In a recent experimental realization of Wheeler’s delayed-choice experiment by Jacques et al.  linearly polarized single photons are sent through a polarizing beam splitter (PBS) that together with a second, movable, variable output PBS with adjustable reflectivity forms an interferometer (see Fig. 5). In the first realization  two 50/50 BSs were used.
Tilting the PBS of the variable output BS induces a time-delay in one of the arms of the MZI, symbolically represented by the variable phase in Fig. 5, and thus varies the phase shift between the two arms of the MZI. A voltage applied to an electro-optic modulator (EOM) controls the reflectivity of the variable beam splitter BS. If no voltage is applied to the EOM then . Otherwise, (see Eq. (2) in Ref. 76) and the EOM acts as a wave plate which rotates the polarization of the incoming photon by an angle depending on the value of . The voltage applied to the EOM is controlled by a set of pseudo-random numbers generated by the random number generator RNG. The key point in this experiment is that the decision to apply a voltage to the EOM is made after the photon has passed BS.
For measured values of the interference visibility  and the path distinguishability  , a parameter that quantifies the which-path information (WPI), were found to fulfill the complementary relation .  For and , obtained for and , respectively, full and no WPI was found, associated with particle like and wavelike behavior, respectively. For partial WPI was obtained while keeping interference with limited visibility. 
Although the detection events (detector “clicks”) are the only experimental facts and logically speaking one cannot say anything about what happens with the photons traveling through the setup, Jacques et al. [9, 76] gave the following pictorial description: Linearly polarized single photons are sent through a 50/50 PBS (BS), spatially separating photons with S polarization (path 0) and P polarization (path 1) with equal frequencies. After the photon has passed BS, but before the photon enters the variable BS the decision to apply a voltage to the EOM is made. The PBS of BS merges the paths of the orthogonally polarized photons travelling paths 0 and 1 of the MZI, but afterwards the photons can still be unambiguously identified by their polarizations. If no voltage is applied to the EOM then and the EOM does nothing to the photons. Because the polarization eigenstates of the Wollaston prism correspond to the P and S polarization of the photons travelling path 0 and 1 of the MZI, each detection event registered by one of the two detectors or is associated with a specific path (path 0 or 1, respectively). Both detectors register an equal amount of detection events, independent of the phase shift in the MZI. This experimental setting clearly gives full WPI about the photon within the interferometer (particle behavior), characterized by . In this case no interference effects are observed and thus . When a voltage is applied to the EOM, then and the EOM rotates the polarization of the incoming photon by an angle depending on . The Wollaston prism partially recombines the polarization of the photons that have travelled along different optical paths with phase difference and interference appears (), a result expected for a wave. The WPI is partially washed out, up to be totally erased when . Hence, the decision to apply a voltage to the EOM after the photon left BS but before it passes BS, influences the behavior of the photon in the past and changes the representation of the photon from a particle to a wave .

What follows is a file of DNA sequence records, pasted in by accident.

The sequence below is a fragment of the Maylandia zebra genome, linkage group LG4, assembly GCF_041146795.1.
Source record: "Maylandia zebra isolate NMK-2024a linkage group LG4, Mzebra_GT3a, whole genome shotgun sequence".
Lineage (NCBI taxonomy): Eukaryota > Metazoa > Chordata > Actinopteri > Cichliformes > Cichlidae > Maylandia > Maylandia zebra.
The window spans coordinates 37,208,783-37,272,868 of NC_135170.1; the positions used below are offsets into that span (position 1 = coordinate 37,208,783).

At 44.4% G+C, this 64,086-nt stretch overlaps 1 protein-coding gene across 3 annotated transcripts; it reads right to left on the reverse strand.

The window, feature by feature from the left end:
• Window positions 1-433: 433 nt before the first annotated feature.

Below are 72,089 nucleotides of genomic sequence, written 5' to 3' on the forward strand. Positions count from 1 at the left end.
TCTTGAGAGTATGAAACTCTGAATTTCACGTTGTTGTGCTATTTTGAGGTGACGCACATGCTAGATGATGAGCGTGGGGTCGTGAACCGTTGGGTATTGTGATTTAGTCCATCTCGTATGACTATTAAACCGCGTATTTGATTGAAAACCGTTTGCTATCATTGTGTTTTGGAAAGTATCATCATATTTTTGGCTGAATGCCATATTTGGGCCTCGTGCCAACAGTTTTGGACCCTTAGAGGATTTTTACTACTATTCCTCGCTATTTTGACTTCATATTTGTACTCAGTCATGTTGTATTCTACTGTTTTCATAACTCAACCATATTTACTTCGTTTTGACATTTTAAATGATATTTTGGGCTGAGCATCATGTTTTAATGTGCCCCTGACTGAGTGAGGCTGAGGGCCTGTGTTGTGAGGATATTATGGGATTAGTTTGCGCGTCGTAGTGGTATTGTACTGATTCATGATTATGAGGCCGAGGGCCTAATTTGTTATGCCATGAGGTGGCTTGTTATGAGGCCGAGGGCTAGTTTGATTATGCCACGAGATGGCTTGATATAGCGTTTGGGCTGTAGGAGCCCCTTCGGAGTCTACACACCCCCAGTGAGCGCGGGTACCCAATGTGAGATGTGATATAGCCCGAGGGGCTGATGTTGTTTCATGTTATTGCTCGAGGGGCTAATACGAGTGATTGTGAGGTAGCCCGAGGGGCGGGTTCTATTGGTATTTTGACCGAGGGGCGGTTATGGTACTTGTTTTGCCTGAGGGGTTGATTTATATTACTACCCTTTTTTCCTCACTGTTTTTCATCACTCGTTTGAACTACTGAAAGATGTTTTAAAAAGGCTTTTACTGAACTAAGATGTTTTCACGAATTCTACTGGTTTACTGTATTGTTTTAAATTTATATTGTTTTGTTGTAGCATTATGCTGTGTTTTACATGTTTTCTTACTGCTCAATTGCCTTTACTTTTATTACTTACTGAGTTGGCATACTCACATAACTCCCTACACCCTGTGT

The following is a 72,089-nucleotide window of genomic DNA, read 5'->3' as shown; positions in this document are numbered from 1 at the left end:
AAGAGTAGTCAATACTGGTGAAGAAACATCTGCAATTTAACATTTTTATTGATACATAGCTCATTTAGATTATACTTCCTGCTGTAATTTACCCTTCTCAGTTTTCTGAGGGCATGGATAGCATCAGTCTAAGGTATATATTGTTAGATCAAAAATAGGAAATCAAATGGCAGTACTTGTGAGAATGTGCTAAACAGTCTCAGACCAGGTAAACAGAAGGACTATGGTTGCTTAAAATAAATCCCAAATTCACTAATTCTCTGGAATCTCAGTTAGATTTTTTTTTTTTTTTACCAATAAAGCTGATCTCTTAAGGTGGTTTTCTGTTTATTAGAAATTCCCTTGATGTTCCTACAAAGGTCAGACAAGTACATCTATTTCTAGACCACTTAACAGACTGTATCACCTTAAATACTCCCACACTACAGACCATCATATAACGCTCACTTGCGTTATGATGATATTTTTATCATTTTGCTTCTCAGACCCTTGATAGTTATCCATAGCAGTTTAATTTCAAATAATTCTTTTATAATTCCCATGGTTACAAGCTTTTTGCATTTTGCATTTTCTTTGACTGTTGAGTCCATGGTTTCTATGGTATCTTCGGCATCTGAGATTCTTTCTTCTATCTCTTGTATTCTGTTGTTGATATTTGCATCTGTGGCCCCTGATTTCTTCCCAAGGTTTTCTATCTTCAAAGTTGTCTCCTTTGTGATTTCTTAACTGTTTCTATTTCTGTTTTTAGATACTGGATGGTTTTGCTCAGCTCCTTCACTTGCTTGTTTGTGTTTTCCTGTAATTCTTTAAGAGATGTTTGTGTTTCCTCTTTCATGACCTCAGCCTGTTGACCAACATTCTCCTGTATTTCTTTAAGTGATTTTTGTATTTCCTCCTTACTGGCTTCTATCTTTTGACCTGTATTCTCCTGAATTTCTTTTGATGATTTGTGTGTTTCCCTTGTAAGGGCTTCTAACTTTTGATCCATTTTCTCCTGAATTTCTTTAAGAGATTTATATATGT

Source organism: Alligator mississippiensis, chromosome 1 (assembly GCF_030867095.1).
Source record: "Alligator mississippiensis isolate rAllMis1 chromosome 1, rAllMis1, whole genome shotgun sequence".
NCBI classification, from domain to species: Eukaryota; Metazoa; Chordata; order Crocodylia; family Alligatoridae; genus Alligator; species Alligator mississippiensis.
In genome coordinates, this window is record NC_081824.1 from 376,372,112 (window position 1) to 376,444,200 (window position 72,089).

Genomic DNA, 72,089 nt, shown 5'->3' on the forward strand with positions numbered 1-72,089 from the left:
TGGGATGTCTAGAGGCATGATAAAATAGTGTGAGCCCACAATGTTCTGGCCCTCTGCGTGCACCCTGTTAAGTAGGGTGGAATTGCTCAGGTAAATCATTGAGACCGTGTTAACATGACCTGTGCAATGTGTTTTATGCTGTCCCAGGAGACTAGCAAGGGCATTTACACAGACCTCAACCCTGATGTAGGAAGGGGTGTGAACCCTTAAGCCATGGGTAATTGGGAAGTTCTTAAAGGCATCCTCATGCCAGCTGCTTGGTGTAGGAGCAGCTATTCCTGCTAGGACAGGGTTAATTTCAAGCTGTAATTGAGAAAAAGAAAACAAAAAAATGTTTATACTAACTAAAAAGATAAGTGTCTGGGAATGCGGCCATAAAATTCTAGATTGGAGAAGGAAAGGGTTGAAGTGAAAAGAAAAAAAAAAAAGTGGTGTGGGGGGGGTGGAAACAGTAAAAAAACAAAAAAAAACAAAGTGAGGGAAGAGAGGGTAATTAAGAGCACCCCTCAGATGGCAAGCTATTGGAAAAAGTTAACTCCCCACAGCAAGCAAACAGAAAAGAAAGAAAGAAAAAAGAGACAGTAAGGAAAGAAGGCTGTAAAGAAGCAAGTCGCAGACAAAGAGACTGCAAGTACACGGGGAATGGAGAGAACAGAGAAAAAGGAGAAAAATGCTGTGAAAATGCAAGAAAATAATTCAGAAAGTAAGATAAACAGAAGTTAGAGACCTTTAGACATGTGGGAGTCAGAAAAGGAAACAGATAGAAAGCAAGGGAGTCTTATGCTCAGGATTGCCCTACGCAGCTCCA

5.3.1 Event-based model